>How did you remove the prints?
With these two things. I use tape to cover up the sections of the piece that I want to preserve, and use an eraser to rub the exposed area until the printing is gone.
First, I pull off a piece of tape (I prefer this specific brand and type) that's long enough to wrap around the piece being altered, and touch the sticky side with my finger several times so it's not as sticky. The reason for touching the sticky side with a finger is because if the tape is too adhesive, you'll end up pulling off printing when you remove the tape. On the other hand, you want the tape to be adhesive enough to stay in place so you don't end up pushing the edge of it away while you're using the eraser.
Once the tape is ready, cover up the part(s) you want to save. Some pieces, like Harley's head, require multiple pieces of tape layered over each other and require you to remove and reposition the tape during the process (don't try to recycle old tape; always use a fresh piece when re-applying).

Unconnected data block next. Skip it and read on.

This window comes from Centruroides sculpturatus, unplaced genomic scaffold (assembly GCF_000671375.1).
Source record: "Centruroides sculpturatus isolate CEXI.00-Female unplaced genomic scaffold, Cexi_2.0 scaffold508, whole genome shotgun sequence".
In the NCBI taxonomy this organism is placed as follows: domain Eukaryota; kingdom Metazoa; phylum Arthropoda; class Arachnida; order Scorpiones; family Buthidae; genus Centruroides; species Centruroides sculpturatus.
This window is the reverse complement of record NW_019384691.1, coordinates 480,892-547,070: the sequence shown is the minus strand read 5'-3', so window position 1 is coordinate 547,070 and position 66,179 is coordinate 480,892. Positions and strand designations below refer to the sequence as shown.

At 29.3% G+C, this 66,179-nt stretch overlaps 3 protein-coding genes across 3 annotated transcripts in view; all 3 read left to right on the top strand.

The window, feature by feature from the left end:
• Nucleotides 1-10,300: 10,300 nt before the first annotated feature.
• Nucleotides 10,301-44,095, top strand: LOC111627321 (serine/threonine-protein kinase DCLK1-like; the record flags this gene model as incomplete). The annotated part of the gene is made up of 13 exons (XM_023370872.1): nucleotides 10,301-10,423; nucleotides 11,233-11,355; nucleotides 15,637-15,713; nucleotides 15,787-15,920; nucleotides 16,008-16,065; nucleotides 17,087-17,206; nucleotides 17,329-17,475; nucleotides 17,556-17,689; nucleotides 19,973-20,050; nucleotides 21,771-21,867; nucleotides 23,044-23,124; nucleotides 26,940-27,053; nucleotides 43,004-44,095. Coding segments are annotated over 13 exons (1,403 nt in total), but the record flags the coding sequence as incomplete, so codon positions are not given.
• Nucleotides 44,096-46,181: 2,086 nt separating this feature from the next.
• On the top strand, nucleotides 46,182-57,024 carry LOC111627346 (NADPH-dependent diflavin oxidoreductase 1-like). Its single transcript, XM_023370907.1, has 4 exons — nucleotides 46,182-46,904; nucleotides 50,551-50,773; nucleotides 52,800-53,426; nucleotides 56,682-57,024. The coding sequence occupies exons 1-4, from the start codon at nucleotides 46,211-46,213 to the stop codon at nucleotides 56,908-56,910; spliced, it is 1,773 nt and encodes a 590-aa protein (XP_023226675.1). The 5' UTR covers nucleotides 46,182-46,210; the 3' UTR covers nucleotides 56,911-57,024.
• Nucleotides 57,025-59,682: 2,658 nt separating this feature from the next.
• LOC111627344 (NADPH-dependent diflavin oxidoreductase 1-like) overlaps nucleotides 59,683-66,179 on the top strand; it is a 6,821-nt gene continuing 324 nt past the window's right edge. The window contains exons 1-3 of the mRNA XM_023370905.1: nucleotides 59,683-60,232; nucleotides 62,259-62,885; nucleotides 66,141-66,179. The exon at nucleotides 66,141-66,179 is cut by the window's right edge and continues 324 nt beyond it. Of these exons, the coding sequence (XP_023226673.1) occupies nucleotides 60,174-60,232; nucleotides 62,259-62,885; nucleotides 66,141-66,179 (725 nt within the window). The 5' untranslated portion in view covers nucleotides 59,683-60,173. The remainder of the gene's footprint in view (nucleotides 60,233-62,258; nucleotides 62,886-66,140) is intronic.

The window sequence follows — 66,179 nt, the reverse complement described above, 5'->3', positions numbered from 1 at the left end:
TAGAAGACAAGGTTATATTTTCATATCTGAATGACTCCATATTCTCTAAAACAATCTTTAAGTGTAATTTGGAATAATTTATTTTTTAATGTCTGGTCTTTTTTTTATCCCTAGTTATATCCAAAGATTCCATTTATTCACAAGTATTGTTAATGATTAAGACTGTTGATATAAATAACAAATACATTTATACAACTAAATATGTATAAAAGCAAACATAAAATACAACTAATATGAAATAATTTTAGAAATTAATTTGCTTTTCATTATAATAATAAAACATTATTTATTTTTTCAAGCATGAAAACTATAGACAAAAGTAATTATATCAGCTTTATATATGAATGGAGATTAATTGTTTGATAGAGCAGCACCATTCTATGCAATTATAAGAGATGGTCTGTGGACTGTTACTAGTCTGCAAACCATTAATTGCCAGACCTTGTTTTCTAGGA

Brush the eraser (I recommend the Pentel ZE22 because it's easy to hold) in the direction of tape->no tape. If you brush the eraser toward the tape (instead of skimming across the tape and onto the exposed area), you'll push the edge of the tape away and expose parts of the printing you want to save.
Running the piece under hot water while you pull the tape off seems to help avoid pulling off printing, probably because it loosens up the adhesive.
Best thing is to start with simple pieces that don't have a lot of printing you want to save, so you can get an idea how much force is needed to rub off the printing. Once you get used to that, you'll have an easier time moving on to more complicated removals.
Here's another example; the left torso is a Simpsons Edna Krabapple that I removed the center printing from.